2010 India Pravasi Bharatiya Samman President of India Public service

Honorary degrees[edit]


  1. ^ "Gordhan no longer SACP member". Fin24. Retrieved 31 March 2017.
  2. ^ "Pravin Gordhan | Who's Who SA". Retrieved 14 December 2015.
  3. ^ Motha, Sibahle (8 July 2019). "UKZN confirms Gordhan qualification".
  4. ^ "Gordhan, Pravin Jamnadas - The O'Malley Archives". Retrieved 14 December 2015.
  5. ^ a b c Bakker & Kloosterhof. Tax Risk Management. From risk to opportunity. IBFD. Amsterdam: 2010. 383f.
  6. ^ "Pravin Gordhan named SA's new Finance Minister". South African Government News Agency. 10 May 2009. Retrieved 11 January 2019.
  7. ^ Leander (26 September 2013). "Pravin Jamnadas Gordhan". South African History Online. Retrieved 11 November 2017.
  8. ^ "S.Africa's Zuma makes sweeping changes to cabinet", AFP, 10 May 2009.
  9. ^ "Zuma's chosen ministers and deputy ministers". News 24. Archived from the original on 11 December 2015. Retrieved 25 May 2014.
  10. ^ South Africa's Zuma replaces finance minister, again. Archived 20 December 2015 at the Wayback Machine 2015-12-14.
  11. ^ Tsenoli, Lechesa Solomon. Archived 26 September 2015 at the Wayback Machine ANC Parliamentary Caucus. Accessed 2015-12-18
  12. ^ Motsoeneng, Tiisetso (14 December 2015). "South Africa says no swearing in of new finance minister Gordhan". Reuters. Retrieved 14 December 2015.
  13. ^ "Pravin Gordhan back, this time as Minister of Public Enterprises". Media24. 27 February 2018. Retrieved 27 February 2018.
  14. ^ "ANC 55TH NATIONAL ELECTIVE CONFERENCE - TOP 200 NEC ADDITIONAL MEMBERS LIST". ANC 1912. 1 December 2022. Retrieved 27 December 2022.
  15. ^ "Mkhize returns to NEC, Gordhan out in the cold". SowetanLIVE. Retrieved 27 December 2022.
  16. ^ "Pieter du Toit: How Pravin Gordhan became the principal enemy of the state capture project". News24. 14 January 2020. Retrieved 23 January 2020.
  17. ^ "Kathrada Foundation slams Malema's anti-Gordhan 'smear campaign'". TimesLIVE. Retrieved 14 February 2020.
  18. ^ Myburgh, Pieter-Louis (2017). The Republic of Gupta: A Story of State Capture. Penguin Books. p. 259. ISBN 9781776090891.
  19. ^ "Ferial Haffajee: Campaign against Gordhan works as Eskom reform stalls". Fin24. 25 July 2019. Retrieved 14 February 2020.
  20. ^ Snijman, Lia. "POPULIST DOG WHISTLES: Pravin Jamnadas Gordhan, a case study: When your name is weaponised on Twitter". Daily Maverick. Retrieved 24 January 2020.
  21. ^ "The 27 questions the Hawks sent to Gordhan". Fin24. Retrieved 20 May 2016.
  22. ^ a b "Gordhan 'baffled' by timing and deadline of latest Hawks' letter". Business Day Live. Retrieved 20 May 2016.
  23. ^ SABC. "SABC News - ANC questions timing of Hawks investigation into Gordhan:Friday 26 February 2016". Retrieved 20 May 2016.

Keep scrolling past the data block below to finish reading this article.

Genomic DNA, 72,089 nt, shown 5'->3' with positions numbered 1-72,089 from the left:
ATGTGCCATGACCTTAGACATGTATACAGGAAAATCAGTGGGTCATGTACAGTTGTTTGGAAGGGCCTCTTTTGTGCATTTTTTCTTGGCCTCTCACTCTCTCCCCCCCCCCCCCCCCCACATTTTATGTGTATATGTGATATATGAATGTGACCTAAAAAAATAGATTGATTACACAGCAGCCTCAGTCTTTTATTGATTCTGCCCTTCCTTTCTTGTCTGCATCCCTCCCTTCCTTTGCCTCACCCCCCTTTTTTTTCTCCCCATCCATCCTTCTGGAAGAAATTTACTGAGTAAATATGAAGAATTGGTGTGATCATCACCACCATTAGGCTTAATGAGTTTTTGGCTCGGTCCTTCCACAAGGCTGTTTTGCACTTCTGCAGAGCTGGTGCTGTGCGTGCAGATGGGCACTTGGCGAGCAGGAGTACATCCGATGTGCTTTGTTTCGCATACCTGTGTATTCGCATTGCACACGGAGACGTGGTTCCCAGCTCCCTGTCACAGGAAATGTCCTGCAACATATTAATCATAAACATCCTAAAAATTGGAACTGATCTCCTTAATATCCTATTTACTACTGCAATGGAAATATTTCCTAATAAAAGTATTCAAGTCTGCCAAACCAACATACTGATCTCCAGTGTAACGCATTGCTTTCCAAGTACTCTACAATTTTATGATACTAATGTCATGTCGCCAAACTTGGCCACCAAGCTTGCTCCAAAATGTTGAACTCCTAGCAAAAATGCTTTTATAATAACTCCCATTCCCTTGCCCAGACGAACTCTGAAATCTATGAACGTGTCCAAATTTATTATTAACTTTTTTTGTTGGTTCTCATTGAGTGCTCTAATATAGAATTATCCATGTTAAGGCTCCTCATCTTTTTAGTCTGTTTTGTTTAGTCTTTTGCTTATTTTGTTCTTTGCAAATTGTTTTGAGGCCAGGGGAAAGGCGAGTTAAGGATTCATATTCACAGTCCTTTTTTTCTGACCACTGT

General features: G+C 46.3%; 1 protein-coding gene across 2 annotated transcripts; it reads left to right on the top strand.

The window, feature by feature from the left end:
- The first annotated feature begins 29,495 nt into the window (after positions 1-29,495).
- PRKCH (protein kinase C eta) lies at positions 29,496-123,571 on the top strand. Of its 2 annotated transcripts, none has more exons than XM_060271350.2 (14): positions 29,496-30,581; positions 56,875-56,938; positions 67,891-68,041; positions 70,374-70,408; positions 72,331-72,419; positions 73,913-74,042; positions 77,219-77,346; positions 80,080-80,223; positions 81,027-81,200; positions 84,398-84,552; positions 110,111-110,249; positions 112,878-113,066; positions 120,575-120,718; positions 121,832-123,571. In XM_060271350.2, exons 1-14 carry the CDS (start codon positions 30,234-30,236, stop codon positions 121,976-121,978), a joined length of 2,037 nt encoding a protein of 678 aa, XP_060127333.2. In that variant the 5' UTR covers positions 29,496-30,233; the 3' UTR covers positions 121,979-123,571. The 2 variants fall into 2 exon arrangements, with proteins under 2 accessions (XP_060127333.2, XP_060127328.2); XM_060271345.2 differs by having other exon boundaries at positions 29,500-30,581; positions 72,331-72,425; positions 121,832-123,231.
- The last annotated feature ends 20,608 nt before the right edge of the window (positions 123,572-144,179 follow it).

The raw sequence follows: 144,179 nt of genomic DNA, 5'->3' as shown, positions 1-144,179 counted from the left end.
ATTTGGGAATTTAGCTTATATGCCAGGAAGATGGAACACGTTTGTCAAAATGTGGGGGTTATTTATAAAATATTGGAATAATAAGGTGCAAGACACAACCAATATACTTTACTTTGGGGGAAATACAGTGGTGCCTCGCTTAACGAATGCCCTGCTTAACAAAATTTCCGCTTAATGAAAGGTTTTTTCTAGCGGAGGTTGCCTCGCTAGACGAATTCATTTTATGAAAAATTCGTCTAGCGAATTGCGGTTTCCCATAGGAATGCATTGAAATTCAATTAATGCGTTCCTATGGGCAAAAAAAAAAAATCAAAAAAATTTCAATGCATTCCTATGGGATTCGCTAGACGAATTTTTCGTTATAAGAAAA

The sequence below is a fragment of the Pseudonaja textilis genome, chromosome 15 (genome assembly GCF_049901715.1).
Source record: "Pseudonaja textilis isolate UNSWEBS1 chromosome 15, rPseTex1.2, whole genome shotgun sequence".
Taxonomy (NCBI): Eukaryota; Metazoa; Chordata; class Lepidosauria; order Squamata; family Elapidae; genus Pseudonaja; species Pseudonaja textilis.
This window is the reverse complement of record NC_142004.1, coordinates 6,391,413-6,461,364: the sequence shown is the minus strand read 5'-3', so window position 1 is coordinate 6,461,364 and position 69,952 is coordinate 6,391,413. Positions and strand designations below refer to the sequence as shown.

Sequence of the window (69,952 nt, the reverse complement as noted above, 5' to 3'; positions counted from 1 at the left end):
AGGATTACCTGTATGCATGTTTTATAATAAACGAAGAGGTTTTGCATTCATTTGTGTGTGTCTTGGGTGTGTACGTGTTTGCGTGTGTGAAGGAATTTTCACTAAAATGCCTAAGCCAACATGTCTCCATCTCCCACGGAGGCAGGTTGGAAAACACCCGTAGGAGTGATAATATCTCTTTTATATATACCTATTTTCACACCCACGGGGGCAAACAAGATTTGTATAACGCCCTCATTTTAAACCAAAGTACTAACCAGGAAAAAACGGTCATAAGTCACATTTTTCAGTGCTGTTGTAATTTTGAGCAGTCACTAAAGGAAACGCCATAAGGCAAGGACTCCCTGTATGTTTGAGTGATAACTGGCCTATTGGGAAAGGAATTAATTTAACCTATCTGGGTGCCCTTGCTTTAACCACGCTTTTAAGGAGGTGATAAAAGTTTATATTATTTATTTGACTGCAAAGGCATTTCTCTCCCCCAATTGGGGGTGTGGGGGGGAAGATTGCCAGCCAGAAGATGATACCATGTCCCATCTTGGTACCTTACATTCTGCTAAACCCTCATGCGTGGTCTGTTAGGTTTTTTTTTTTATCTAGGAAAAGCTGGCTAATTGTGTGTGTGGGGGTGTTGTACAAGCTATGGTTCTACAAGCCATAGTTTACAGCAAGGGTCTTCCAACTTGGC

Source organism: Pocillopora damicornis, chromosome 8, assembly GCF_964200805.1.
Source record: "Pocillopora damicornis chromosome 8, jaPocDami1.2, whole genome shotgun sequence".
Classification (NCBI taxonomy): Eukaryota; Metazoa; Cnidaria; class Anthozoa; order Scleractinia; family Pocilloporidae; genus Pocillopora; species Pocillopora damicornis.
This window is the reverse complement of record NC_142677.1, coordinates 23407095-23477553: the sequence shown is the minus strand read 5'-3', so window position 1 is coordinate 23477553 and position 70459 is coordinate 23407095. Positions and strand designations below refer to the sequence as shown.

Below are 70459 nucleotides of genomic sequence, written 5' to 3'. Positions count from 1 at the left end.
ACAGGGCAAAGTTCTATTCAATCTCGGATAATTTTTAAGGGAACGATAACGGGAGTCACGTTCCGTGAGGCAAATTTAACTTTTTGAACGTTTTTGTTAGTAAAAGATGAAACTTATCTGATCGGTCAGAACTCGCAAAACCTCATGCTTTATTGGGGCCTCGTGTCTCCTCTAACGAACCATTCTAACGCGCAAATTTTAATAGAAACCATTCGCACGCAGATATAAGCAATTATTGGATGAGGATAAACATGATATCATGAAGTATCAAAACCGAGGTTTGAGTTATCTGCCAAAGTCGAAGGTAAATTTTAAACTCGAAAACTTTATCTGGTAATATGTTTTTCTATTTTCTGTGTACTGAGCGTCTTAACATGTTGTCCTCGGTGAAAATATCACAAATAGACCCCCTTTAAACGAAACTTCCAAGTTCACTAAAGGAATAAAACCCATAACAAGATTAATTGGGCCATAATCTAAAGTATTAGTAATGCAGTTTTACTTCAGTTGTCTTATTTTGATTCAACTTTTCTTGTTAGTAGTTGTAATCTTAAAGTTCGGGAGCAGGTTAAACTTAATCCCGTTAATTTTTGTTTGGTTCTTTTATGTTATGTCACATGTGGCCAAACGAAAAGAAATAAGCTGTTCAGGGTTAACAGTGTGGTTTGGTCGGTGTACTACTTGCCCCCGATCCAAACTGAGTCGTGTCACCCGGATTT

24. ^ "Gordhan hits back, asks Hawks to clarify Sars 'rogue unit' probe". Fin24. Retrieved 20 May 2016.
  25. ^ "Gordhan answers Hawks' questions about SARS 'rogue unit'". Business Day Live. Retrieved 20 May 2016.
  26. ^ Dodds, Craig (26 February 2016). "Gordhan slams 'distracting' Hawks letter". IOL. Retrieved 12 January 2020.
  27. ^ "KPMG cans SARS 'rogue unit' report' apologises to Gordhan". Retrieved 23 October 2017.
  28. ^ "Moyane reiterates he's not happy with KPMG 'rogue unit' probe". Fin24. Retrieved 23 October 2017.
  29. ^ Parkinson, Joe (31 October 2016). "South African Rand Jumps After Fraud Charges Against Finance Minister Pravin Gordhan Are Dropped". Retrieved 14 October 2017.(subscription required)
  30. ^ "Court rules against Gordhan's request for relief in Gupta bank matter". Fin24. Retrieved 16 October 2017.
  31. ^ a b Nkanjeni, Unathi (27 May 2019). "Pravin Gordhan vs Busisiwe Mkhwebane: what you need to know". TimesLIVE. Retrieved 29 July 2019.
  32. ^ Manyathela, Clement. "Mkhwebane pre-empts 'backlash' as she issues Gordhan with notice". Retrieved 29 July 2019.
  33. ^ "Busisiwe Mkhwebane takes aim at Pravin Gordhan in four telling quotes". SowetanLIVE & Sunday World. Retrieved 29 July 2019.
  34. ^ "Full judgment: Why the court ruled in Gordhan's favour". Fin24. 29 July 2019. Retrieved 29 July 2019.
  35. ^ "Court rules in Pravin Gordhan's favour against Busisiwe Mkhwebane". TimesLIVE. Retrieved 29 July 2019.
Political offices
Preceded by Minister of Finance
Succeeded by
Preceded by
Lechesa Tsenoli
Minister of Cooperative Governance and Traditional Affairs
Succeeded by
Preceded by Minister of Finance
Succeeded by